Sometimes people need a little help.
It was late night at Shea’s Tavern. The tall, strong, young man was having a difficult time navigating the doorway and sidewalk leading to my Toaster. Normally it would be easy peezy – but he is not all that used to being on crutches. His right leg – in a cast up to his knee – is the result of a motorcycle accident – no surprise here. I see lots of bikes at Shea’s. Bikers are risk takers by nature. Accidents happen on bikes. With or without a few drinks.
Crutches can be difficult to handle for any of us. They are damn near impossible to handle when you’re shit-faced. He was a macho sort of guy – muscles and tattoos – and didn’t accept my offer to help him into the cab. But after losing his balance and falling backwards, crashing into the the old brick building five feet behind him, he acquiesced.
The fare wasn’t large, about $12… and on the way he explained to me that he was a functioning alcoholic and that “the broken leg” was really making it difficult for him to party like he normally did. He was a bit disturbed by the whole situation. I found it interesting the he referred to his leg as “the broken leg” rather than “my broken leg.” His bike, of course, was “his bike” rather than “the bike.” I’ll leave the interpretations up to you.
He was grateful that I got out of the cab to help with his sticks – by now I was his friend – and of my suggestion that he walk through his front lawn rather than taking the sidewalk and driveway to his front porch. I explained how I figured it would hurt less if he fell on the grass. I reckoned that might just happen. I reckoned I might be able to catch him. I’m glad I didn’t get that chance. He really was a big boy.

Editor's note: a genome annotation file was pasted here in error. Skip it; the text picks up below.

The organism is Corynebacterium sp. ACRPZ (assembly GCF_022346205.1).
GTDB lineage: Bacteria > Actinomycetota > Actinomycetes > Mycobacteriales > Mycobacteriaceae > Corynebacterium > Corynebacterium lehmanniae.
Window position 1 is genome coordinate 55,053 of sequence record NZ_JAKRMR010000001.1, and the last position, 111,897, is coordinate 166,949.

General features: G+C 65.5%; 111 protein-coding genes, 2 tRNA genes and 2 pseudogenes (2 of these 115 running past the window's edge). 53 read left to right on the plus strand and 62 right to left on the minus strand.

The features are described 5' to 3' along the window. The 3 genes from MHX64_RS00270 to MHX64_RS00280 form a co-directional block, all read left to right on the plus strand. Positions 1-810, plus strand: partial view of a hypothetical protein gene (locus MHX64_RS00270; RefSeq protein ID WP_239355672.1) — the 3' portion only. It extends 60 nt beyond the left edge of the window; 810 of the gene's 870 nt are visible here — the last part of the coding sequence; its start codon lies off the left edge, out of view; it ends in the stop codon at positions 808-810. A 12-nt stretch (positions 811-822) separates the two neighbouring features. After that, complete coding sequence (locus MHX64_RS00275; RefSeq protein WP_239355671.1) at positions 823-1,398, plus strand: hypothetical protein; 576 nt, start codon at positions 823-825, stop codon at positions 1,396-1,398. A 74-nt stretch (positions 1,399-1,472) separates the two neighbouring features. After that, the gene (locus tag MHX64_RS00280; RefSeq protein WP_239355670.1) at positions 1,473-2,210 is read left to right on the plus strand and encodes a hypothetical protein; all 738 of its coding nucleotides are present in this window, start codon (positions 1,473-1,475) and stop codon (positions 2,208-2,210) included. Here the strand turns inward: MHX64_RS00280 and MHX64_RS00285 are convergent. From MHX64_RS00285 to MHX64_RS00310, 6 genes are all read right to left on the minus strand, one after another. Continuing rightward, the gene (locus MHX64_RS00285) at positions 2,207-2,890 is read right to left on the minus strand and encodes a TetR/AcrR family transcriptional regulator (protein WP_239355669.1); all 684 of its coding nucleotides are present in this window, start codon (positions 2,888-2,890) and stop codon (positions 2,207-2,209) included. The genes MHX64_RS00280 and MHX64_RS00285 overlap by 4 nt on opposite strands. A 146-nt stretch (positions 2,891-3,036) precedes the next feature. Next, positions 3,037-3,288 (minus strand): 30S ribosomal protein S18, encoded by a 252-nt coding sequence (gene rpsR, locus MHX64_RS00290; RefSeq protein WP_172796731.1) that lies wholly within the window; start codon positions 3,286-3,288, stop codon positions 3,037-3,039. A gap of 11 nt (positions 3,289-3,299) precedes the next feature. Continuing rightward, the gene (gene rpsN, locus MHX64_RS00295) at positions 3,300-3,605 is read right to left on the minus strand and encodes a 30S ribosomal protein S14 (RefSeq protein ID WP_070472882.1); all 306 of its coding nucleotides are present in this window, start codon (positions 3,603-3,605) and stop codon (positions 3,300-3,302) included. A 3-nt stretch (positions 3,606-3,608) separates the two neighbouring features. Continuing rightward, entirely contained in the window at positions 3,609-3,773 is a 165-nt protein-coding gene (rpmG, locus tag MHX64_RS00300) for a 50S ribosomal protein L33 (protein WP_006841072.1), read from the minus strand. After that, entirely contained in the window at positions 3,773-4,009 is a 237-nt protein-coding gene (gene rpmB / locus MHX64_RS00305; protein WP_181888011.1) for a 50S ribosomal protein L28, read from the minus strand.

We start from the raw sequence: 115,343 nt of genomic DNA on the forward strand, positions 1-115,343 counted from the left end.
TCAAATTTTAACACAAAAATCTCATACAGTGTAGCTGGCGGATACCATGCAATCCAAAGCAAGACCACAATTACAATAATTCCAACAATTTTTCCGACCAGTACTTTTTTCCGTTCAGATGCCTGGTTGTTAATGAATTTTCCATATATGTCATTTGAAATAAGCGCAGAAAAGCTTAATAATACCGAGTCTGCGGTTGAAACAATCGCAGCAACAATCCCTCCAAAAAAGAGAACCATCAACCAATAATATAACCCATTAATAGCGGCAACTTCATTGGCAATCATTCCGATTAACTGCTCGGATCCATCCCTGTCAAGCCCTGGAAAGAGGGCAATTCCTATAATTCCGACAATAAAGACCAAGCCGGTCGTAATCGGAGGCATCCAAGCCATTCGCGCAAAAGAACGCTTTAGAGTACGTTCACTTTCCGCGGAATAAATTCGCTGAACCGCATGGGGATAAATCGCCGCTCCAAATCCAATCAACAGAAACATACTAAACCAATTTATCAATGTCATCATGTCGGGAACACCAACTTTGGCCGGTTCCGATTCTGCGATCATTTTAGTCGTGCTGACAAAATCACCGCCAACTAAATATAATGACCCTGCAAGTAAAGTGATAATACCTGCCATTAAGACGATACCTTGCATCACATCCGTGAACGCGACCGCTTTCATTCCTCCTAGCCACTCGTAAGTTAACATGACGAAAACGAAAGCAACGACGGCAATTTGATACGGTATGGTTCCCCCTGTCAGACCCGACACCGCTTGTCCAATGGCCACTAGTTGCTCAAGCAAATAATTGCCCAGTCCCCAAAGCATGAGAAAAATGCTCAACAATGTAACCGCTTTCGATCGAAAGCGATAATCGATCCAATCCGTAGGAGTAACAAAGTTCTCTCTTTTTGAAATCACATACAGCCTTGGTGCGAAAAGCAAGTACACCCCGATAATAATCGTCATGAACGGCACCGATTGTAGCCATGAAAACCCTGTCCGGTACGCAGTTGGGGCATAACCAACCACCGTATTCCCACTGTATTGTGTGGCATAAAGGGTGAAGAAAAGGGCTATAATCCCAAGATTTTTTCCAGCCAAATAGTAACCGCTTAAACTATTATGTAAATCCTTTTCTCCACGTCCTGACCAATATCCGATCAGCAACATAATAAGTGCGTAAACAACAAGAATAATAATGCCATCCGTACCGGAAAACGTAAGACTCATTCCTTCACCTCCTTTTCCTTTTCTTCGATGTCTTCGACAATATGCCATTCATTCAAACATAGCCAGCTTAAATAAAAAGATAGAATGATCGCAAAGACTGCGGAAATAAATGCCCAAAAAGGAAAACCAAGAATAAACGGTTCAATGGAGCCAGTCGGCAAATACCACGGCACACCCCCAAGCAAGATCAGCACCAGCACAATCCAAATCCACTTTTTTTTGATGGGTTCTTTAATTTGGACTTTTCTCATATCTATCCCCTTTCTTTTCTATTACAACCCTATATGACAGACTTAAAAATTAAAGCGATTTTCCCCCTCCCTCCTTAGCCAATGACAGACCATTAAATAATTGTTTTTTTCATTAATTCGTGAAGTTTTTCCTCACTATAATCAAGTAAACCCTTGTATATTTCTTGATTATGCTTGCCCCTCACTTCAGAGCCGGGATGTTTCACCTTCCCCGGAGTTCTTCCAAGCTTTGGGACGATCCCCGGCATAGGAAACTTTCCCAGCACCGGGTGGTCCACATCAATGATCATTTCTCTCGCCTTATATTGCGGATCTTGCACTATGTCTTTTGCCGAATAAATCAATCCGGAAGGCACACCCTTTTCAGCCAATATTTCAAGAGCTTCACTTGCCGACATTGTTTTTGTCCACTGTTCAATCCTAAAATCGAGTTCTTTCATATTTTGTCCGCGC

I took his house keys from him as he struggled with them, the sticks and his balance on the porch… and opened the door. He was home, drunk, safe and happy.
Sometimes people just need a little help.
Sometimes people need to be heard
I took him for a man in his 90′s. Small, spotted skin, very old and worn out clothing. I figured his clothes to be nearly my age, in their early 50′s. He had water on both knees and could barely walk with the cane. It looked excruciating… this walk to the car and the subsequent jockeying to get into the front seat.
The whole time he was talking… talking, talking, talking… story telling… reminiscing. He was a “Heinz 57″, he said. Native American, German, Dutch and Italian. When he used to get together with family, he spoke whatever the equivalent of ‘Spanglish’ is when speaking Spanish and his tribe’s native tongue. He told me of his service in WWII… and of his various brothers and cousins who also served. He told me about his grandmother and how they never knew how old she was because the records were destroyed decades ago when the courthouse burned to the ground. They knew she was really old since she told stories about the wars. Not WWII or even WWI, but the Indian wars of the late 1800′s.
Yes, John, or Juan as was his real name, could talk and talk. I was in a listening mood. He was a sweet old man and he just needed to get out of the house for the night. He told me that he doesn’t get visitors at his apartment, seniors complex, where the other old people just sit around all the time. He said he just has to get out sometimes. The Sands casino has some weekly Free Play for him – though he clearly understood it really wasn’t free. “Nothing in life is free”, he assured me. “We pay for it all one way or another. All of it.” He was right, of course… I liked him.
A $7 fare and a $2 tip… fair enough… especially coming from a poor octogenarian on a fixed income who isn’t long for this world. He thanked me for being a good listener and asked for my card. Another $7 and $2 went into my pocket a few hours later when he called me back for a ride home. I can be a good listener. I can be patient with nice elders. I hope someone is nice to me if I happen to live long enough to need a ride, a listener and some Free Play.
Sometimes people just need to be heard.